For Hunt, organisations that make the most of their CRM understand the importance of a digital-first culture. “They know that understanding data is vital at every level from the board down, and that their CRM solution is only as strong as the quality of data entered. The good news is that this means organisations of all sizes can be effective users of technology infrastructure, if they have a culture that supports this. You don’t need to be a large organisation to get the most from a CRM.”
Houghton sums up by saying there’s a risk of seeing a CRM project as finished once the fundraising processes are set up. “Over time, things can grow stale – and the system becomes less and less useful. Your CRM should grow and adapt with your charity over time, so it’s important to keep asking how your CRM can help you do things better.”
With regards to developments in CRM systems, Ellis says that automation and integration are often requested by clients. “We are constantly developing new means of automating tasks, utilising API processes with third-party software, introducing payment portals and integrating with social media and fundraising platforms. In today’s society, where information is king, the CRM system is the crown jewel.”
Fisk thinks that machine learning can offer charities with reasonably large databases real insights into supporters’ propensity to respond to the various kinds of outreach that charities do.
Houghton says that without a doubt, CRMs will keep getting easier to use, and more automated. “No one wants to use a product that looks like Windows 98 anymore. Charities want a system that’s actually easy to use, where they don’t have to spend hours a week on manual data entry. CRM systems that don’t keep up will be left behind.”
Collins thinks that the future will see CRM systems being seen as just one of a number of solutions that need to combine with other tools, such as RPA (robotic process automation), customer data platforms, digital marketing solutions, and discrete tools to support campaigning or volunteering – all supported by enhanced AI capabilities.
“To some extent the CRM system itself might become less mission critical, with less of a charity’s activities, processes or engagement driven specifically from that technology solution. However, the selection of an appropriate CRM solution and implementation partner will still be vital – the CRM system will continue to play an important role as part of a wider data/tech/digital ecosystem that will, together, provide that mission critical resource, and support improved experiences for supporters, beneficiaries, volunteers and staff.”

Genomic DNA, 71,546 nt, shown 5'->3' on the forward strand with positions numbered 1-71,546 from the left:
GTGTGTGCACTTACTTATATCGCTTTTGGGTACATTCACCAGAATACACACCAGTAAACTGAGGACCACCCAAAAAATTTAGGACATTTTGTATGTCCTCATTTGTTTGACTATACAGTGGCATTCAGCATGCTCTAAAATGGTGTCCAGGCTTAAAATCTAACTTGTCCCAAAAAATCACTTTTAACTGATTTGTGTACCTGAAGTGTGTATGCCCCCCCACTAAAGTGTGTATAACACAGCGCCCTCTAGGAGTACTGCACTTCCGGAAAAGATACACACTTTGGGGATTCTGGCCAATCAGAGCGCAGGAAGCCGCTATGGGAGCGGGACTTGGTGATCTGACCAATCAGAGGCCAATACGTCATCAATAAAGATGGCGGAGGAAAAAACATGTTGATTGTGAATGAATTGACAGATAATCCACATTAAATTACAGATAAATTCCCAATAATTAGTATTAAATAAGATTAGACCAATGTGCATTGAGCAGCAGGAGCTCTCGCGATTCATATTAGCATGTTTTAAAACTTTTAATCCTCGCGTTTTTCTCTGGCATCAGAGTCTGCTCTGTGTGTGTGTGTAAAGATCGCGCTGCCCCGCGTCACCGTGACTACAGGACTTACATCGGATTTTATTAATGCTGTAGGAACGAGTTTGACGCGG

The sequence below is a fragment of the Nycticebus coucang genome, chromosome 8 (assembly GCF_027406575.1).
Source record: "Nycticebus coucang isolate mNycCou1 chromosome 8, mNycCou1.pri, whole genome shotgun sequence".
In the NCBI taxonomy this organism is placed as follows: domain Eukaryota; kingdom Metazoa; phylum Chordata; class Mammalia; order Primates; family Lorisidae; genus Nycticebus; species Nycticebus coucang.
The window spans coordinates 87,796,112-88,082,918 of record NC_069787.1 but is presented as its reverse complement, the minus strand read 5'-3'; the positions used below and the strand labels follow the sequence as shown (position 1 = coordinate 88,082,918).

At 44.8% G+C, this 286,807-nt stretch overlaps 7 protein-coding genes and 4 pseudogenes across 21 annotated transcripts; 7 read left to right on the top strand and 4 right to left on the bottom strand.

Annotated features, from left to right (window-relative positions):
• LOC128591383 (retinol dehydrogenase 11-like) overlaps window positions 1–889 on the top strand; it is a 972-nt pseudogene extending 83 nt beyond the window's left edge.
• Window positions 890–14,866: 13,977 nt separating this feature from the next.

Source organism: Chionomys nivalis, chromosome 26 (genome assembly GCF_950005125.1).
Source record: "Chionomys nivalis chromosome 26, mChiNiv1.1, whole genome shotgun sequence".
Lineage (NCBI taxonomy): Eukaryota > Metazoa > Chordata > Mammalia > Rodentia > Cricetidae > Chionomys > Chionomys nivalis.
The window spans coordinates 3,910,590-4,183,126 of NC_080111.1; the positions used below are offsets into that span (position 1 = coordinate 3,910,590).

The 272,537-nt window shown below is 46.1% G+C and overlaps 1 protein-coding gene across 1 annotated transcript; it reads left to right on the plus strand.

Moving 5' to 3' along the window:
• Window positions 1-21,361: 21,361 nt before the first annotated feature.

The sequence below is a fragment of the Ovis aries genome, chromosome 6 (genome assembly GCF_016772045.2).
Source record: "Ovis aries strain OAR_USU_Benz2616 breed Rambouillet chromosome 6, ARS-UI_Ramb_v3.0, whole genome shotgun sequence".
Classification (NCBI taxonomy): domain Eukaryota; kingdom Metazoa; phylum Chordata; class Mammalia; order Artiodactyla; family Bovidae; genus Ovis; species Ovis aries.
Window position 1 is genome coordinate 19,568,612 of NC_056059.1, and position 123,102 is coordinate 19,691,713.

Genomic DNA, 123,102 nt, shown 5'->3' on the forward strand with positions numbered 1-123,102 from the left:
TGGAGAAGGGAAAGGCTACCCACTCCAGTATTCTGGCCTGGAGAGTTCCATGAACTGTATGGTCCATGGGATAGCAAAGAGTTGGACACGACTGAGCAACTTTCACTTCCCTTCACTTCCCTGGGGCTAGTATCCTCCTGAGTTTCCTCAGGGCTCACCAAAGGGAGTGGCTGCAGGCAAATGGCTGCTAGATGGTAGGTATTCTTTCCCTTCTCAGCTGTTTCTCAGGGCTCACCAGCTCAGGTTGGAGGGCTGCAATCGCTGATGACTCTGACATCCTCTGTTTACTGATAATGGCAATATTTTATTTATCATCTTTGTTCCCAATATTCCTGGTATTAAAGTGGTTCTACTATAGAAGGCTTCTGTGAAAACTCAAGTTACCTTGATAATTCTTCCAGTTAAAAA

Cast says that the attention now needs to be on cyber security. “With the increased threat level following on from events in Ukraine, we should all be vigilant and on the lookout for phishing attacks, denial of service attacks and the potential threat of loss of data and income due to ransomware. Ensure that your CRM is secured, that regular point-in-time backups are taken and that you have tested your security protocols and your business continuity model. Be vigilant, as it is a case of when you will be attacked, not if. Hoping that being a not-forprofit means you are immune to cyber crime is sadly misguided.”
Wainewright concludes that the move to a CRM platform from a fundraising database is still a huge cultural shift and a massive programme of change for many organisations. “There needs to be a consideration of whether the history and reliance on direct marketing is still relevant compared to digital marketing, which it will be for some charities. But for others, it is the opportunity to embrace change and how CRM and technology can help improve communications, interactions, business processes and data analytics.Charity CRM Survey 2022
Methodology and market share
Fundraising Magazine, in partnership with Charity Finance, runs an annual survey of the UK charity CRM universe. The 2022 survey was completed by 610 charities, of which more than 450 identified as fundraising organisations, covering a wide range of incomes (see figure 1). Blackbaud continues to dominate the market, particularly for larger charities, with its long-established Raiser’s Edge product, and it has started to introduce Blackbaud CRM for larger organisations. Beacon remains popular for medium-sized and smaller charities, while Donorfy has consolidated its already strong presence by picking up lots of new clients across all ranges (see figure 3).